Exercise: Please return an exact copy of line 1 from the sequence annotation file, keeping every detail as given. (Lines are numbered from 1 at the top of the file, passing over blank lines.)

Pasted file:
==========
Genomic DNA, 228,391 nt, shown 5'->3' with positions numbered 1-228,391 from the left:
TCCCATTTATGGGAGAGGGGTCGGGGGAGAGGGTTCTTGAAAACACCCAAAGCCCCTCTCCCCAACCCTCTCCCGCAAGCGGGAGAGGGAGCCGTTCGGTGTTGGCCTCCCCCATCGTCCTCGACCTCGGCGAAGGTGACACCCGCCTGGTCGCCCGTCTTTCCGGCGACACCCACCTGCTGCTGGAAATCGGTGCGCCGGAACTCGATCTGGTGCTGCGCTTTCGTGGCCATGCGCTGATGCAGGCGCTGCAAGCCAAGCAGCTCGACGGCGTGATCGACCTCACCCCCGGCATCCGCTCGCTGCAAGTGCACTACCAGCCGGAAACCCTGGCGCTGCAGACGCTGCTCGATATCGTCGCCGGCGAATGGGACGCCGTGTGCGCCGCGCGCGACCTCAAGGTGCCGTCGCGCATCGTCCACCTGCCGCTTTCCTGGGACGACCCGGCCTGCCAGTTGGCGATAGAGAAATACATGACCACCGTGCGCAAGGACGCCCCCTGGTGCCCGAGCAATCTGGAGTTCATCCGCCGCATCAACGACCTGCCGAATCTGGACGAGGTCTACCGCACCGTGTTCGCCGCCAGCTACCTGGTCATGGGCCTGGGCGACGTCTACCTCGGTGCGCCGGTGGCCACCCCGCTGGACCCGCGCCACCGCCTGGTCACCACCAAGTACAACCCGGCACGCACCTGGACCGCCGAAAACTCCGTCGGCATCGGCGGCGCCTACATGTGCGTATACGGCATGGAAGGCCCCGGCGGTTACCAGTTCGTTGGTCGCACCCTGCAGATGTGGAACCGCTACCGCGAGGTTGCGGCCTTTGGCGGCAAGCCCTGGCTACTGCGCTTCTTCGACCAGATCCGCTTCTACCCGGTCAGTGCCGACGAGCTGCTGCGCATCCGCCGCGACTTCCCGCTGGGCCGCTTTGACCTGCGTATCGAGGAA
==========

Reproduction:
Genomic DNA, 228,391 nt, shown 5'->3' with positions numbered 1-228,391 from the left: